The path to the new urban water paradigm – From modernity to metamodernism
ABSTRACT: The urban water sector in industrialised countries is transitioning towards a new paradigm, usually characterised by participatory approaches to governance, integrated modes of management, circular economies, partnership with nature, and green and distributed infrastructure. However, change in a prevailing paradigm is rarely seen in connection with shifts in the underlying societal beliefs, assumptions, and values of an epoch (that is, the cultural framework). In this paper, I review the alterations that the dominant urban water paradigm has experienced over the past 150 years, analysing them in relation to evolving cultural frameworks. I start with industrial modernity (mid-19th century to mid-20th century), followed by descriptions of postmodernism and reflexive modernisation (late 20th century). Finally, I provide an innovative analysis of the new urban water paradigm as a reflection of metamodernism, an emergent cultural framework recently described in the field of cultural studies. I show that metamodernism can be used to explain coherently how urban water systems in industrialised countries are responding to growing complexity and uncertainty. They do so by oscillating between principles associated with modernity, such as order, technological optimism and utopian development, and postmodern principles, such as eclecticism, partial views of reality and participation.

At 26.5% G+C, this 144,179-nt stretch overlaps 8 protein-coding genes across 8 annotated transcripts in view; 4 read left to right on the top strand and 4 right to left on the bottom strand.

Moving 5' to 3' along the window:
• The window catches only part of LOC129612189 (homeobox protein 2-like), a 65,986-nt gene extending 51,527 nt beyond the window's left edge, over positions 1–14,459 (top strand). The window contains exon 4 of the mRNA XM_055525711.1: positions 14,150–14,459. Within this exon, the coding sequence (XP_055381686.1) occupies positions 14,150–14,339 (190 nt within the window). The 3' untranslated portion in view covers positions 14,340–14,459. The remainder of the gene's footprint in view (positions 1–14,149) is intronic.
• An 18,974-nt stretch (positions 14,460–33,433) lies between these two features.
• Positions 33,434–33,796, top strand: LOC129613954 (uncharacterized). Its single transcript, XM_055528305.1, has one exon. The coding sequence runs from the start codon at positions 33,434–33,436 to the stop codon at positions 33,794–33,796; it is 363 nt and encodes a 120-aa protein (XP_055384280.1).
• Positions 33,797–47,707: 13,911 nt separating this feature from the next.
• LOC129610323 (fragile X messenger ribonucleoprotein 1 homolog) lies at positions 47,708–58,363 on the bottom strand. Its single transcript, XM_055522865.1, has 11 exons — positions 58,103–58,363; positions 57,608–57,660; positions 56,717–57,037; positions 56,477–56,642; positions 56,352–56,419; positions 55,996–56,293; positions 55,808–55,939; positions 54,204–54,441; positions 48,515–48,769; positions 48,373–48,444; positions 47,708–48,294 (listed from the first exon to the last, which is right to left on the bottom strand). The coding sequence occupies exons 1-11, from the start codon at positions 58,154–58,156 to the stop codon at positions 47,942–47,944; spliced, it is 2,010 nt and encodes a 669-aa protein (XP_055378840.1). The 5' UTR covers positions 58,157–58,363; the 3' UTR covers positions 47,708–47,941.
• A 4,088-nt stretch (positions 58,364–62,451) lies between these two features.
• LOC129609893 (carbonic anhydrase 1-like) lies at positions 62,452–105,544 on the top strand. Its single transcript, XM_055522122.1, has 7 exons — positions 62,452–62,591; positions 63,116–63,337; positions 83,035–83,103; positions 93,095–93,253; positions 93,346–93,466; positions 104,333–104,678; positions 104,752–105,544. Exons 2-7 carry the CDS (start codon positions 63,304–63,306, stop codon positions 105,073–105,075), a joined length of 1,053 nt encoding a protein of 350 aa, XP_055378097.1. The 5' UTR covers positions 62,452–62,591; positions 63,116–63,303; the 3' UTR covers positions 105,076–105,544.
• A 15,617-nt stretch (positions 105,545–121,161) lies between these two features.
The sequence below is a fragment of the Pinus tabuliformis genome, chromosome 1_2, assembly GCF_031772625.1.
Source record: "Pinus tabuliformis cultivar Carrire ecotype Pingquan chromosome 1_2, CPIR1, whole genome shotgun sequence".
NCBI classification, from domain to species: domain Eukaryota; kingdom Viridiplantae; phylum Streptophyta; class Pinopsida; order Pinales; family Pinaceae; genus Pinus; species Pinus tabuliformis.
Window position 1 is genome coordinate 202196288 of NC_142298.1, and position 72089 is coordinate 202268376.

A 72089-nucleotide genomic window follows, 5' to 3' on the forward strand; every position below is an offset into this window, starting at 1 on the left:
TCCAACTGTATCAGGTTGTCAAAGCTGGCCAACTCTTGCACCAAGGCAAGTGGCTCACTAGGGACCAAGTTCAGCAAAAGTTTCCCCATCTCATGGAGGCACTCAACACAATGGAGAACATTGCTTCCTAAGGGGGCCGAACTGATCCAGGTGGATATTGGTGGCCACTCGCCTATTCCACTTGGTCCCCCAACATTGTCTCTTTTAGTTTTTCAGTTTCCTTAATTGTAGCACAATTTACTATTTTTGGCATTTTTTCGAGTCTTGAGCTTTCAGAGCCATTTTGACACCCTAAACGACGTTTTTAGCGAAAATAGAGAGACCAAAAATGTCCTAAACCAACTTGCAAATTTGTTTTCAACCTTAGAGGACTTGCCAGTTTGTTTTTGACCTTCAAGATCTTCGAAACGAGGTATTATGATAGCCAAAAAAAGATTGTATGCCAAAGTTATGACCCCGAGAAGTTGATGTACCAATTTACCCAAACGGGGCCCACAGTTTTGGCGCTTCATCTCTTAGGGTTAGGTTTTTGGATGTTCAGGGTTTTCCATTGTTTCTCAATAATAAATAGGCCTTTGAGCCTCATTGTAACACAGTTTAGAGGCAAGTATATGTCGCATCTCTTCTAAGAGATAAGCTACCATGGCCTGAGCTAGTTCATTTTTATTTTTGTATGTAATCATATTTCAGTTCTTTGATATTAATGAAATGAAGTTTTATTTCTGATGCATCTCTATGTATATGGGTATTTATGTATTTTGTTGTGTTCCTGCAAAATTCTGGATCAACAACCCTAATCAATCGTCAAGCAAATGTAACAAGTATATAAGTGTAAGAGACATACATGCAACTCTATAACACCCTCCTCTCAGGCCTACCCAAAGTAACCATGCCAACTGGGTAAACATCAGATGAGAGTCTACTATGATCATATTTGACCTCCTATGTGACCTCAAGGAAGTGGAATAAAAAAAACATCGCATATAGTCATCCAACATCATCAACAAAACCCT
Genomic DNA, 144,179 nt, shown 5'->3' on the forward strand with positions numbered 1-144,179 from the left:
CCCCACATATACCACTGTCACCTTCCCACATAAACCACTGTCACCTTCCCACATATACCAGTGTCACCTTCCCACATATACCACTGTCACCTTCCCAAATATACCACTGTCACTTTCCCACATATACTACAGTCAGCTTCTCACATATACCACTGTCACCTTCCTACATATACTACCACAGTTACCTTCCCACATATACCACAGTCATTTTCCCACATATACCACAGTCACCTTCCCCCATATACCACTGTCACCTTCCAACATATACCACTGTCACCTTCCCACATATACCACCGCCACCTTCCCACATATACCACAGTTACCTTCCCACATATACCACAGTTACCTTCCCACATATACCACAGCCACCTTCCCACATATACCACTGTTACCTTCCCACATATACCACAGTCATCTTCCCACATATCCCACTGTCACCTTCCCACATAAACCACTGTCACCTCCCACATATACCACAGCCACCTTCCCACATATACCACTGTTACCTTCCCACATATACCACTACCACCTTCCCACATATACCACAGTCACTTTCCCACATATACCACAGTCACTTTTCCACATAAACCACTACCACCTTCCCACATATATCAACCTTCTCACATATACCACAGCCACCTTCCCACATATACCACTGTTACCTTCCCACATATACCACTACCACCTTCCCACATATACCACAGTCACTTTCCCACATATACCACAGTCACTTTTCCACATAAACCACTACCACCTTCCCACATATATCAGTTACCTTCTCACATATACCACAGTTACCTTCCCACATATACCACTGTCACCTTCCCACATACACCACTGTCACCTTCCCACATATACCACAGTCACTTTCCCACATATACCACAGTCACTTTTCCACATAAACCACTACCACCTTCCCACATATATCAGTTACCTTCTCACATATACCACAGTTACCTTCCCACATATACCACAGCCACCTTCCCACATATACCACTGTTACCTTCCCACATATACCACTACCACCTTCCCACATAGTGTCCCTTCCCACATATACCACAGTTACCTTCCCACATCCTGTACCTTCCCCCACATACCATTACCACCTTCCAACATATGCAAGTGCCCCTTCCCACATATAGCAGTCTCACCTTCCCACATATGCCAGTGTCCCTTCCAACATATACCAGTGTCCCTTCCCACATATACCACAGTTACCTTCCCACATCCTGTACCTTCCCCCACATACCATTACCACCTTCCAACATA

KEYWORDS: Urban water management, new paradigm, modernity, reflexive modernisation, metamodernism